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Re: [ontolog-forum] Relating and Reconciling Ontologies

To: "[ontolog-forum]" <ontolog-forum@xxxxxxxxxxxxxxxx>
From: Jack Park <jackpark@xxxxxxxxx>
Date: Sat, 23 Apr 2011 13:14:02 -0700
Message-id: <BANLkTikKjusG6huw90gQk-PDHeGKgt+=gA@xxxxxxxxxxxxxx>
David,    (01)

As always, you raise valuable points.    (02)

Notice the variance of conversation going on under this very subject
line.  I dragged it away from another "theme" by injecting topic maps
to federate as compared to integrate ontologies, to avoid Hobson's
Choice. Still, other themes exist under this subject line, and, in
fact, I believe that's as it should be.    (03)

But...    (04)

How do you go about keeping track of all those different themes,
sub-topics, etc? You would probably do well to use "topic tags" on
emails (which we only have on the client side, not exposed to others).
Sure, a discipline could be invented not unlike hashtags that go with
each email sent that allow the client's search engine to pluck out
topics of interest, maybe someday actually use them to autotag the
messages. That, in fact, was one of the projects we built into CALO at
SRI International; emails can be messy, but they can be tamed.    (05)

In some sense, there's an interpretation that this one subject line is
really being multiple conversations, each in its own "silo". Silos
exist. Always will. So what?  A single ontology document is, in its
own way, evidence of silo'd thinking. So what?  All I am proposing is
a means by which those silos can be federated without taking anything
away from the cultures that reside in those silos.  With a topic map,
I can federate ontologies written in OWL, UML, um, even Pascal,
whatever. Doesn't matter so long as the subjects being represented are
identifiable in ways that are meaningful to people who understand
attributes and values as different from meaningless URI strings.
That's not a slam on URI strings: they have a proper role in the
universe.    (06)

I would argue that your challenge, itself, is perhaps a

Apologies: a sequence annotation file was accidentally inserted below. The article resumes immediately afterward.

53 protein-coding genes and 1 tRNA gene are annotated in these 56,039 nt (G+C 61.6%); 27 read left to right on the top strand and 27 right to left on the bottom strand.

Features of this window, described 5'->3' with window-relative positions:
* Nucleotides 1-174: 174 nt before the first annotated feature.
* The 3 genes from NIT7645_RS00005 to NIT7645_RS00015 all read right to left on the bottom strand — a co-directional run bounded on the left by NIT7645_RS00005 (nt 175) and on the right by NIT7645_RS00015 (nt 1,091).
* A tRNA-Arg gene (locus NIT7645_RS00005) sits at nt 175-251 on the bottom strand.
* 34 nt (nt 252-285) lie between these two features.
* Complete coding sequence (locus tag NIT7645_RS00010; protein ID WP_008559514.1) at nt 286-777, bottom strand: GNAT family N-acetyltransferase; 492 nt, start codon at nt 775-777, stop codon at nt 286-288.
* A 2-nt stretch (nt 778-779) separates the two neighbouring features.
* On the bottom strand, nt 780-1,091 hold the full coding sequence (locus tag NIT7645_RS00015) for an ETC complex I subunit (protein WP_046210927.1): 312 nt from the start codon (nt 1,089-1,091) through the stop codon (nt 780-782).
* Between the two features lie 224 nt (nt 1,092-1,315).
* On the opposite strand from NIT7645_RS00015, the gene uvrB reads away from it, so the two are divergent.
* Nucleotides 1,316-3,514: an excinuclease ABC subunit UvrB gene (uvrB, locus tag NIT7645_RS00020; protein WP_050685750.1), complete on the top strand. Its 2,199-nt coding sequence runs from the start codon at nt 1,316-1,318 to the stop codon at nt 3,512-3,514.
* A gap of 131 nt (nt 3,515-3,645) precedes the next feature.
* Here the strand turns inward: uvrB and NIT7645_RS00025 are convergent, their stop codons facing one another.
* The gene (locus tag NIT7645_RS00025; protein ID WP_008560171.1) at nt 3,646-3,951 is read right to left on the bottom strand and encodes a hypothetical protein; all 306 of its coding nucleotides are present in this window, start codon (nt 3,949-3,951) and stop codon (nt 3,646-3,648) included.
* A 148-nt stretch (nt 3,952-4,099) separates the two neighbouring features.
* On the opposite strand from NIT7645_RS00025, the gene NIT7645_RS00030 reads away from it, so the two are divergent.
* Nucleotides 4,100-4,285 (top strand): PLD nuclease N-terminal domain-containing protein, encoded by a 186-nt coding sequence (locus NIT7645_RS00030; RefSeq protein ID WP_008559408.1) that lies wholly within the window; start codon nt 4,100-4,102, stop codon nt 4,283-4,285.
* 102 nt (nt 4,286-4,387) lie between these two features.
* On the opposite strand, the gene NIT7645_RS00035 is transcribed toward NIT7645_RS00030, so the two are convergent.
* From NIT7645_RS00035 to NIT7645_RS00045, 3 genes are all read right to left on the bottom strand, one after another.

self-constrained inquiry.  I will defend the rights of those who live
in the domain of legacy systems as much as I will defend the rights of
those who continuously strive to push the envelope, seeking improved
whatever.  For me, there is no priority, no sense of relative
importance. A topic map values all world views. It merely seeks to
organize those world views around particular subjects, each of which
might have definitional origins in one or more ontologies.    (07)

I only wish to federate the work products of all participants without
taking anything away from them, and, perhaps, as a side effect,
facilitating personal transformations in those individuals who are
willing to navigate along the many worm holes of a topic map and
explore someone else's world views.    (08)

Jack    (09)

On Sat, Apr 23, 2011 at 10:33 AM, David Eddy <deddy@xxxxxxxxxxxxx> wrote:
> Jack -
> On 2011-04-22, at 3:06 PM, Jack Park wrote:
>> David, you ask good questions. Thank you.
>> Agree there is no such thing as a perfect label. My choice of
>> "commonLabel" was mostly to make a point, not to advertise a
>> particular ontological commitment.
> Thank you for your response.
> I sense that my intense interest in legacy systems issues—particularly
> around "good names"—is misplaced to an ontology crowd.
> With perhaps the exception of John Sowa, my working assumption is that most
> folks interested in ontologies are completely uninterested in legacy
> systems.
> I would issue this challenge... which is more important?
>  Maintaining/extending legacy systems or building ontologies?  Since
> ontologists are clearly not interested in legacy systems issues, clearly
> ontology tools will not be produced to deal with legacy systems.  One man's
> opinion.
> I will return to luck mode.
> ___________________
> David Eddy
> deddy@xxxxxxxxxxxxx
>    (010)

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